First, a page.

Brazil’s Lula sworn in, vows accountability and rebuilding

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Luiz Inacio Lula da Silva

FILE – Brazilian President-elect Luiz Inacio Lula da Silva smiles during his election certification ceremony at the Supreme Electoral Court in Brasilia, Brazil, Monday, Dec. 12, 2022. Lula will be sworn on Jan. 1, 2023 in the capital of Brasilia and assume office for the third time. (AP Photo/Eraldo Peres, File)

BRASILIA, Brazil (AP) — Brazil’s Luiz Inácio Lula da Silva was sworn in as president on Sunday, and in his first address expressed optimism about plans to rebuild while pledging that members of outgoing Jair Bolsonaro’s administration will be held to account.

Lula is assuming office for the third time after thwarting far-right incumbent Bolsonaro’s reelection bid. His return to power marks the culmination of a political comeback that is thrilling supporters and enraging opponents in a fiercely polarized nation.

“Our message to Brazil is one of hope and reconstruction,” Lula said in a speech in Congress’ Lower House after signing the document that formally instates him as president. “The great edifice of rights, sovereignty and development that this nation built has been systematically demolished in recent years. To re-erect this edifice, we are going to direct all our efforts.”

Sunday afternoon in Brasilia’s main esplanade, the party was on. Tens of thousands of supporters decked out in the red of Lula’s Workers’ Party cheered after his swearing in.

They celebrated when the president said he would send a report about the prior administration to all lawmakers and judicial authorities, revoke Bolsonaro’s “criminal decrees” that loosened gun control, and hold the prior administration responsible for its denialism in the face of the COVID-19 pandemic.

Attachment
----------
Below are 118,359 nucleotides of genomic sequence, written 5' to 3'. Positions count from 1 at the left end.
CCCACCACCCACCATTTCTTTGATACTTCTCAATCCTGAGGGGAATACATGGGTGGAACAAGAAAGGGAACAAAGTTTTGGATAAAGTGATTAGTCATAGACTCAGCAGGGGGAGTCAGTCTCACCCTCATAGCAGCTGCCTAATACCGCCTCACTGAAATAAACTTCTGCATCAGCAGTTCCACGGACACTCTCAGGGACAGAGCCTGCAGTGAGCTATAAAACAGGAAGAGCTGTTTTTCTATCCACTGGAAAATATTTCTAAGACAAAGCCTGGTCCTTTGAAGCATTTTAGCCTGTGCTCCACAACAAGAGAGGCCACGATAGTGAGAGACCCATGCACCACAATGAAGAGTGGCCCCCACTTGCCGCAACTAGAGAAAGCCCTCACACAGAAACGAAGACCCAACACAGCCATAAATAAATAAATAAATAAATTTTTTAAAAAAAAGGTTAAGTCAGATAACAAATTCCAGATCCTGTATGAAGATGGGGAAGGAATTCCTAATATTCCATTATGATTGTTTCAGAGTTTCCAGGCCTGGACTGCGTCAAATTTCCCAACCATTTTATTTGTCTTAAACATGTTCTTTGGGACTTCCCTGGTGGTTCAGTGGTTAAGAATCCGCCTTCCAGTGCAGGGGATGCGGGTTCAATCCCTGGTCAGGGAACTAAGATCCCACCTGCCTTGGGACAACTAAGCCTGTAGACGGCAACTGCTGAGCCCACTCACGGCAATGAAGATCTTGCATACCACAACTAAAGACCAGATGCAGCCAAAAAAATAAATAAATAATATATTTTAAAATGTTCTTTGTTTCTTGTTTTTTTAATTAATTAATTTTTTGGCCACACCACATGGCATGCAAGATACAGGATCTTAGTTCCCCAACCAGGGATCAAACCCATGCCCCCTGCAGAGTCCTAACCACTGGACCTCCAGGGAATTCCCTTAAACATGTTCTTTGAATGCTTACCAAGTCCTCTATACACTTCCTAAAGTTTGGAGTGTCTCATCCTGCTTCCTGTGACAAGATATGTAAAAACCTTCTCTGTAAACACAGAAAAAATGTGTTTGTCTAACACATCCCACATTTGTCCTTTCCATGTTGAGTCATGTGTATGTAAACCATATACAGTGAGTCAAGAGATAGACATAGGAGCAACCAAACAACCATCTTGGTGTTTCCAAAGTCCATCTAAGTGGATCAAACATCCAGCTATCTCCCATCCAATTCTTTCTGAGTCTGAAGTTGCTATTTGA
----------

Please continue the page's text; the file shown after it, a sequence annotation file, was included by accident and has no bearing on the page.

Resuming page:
“We do not carry any spirit of revenge against those who sought to subjugate the nation to their personal and ideological designs, but we are going to ensure the rule of law,” Lula said, without mentioning Bolsonaro by name. “Those who erred will answer for their errors, with broad rights to their defense within the due legal process.”

Lula’s presidency is unlikely to be like his previous two mandates, coming after the tightest presidential race in more than three decades in Brazil and resistance to his taking office by some of his opponents, political analysts say.

The leftist defeated Bolsonaro in the Oct. 30 vote by less than 2 percentage points. For months, Bolsonaro had sown doubts about the reliability of Brazil’s electronic vote and his loyal supporters were loath to accept the loss.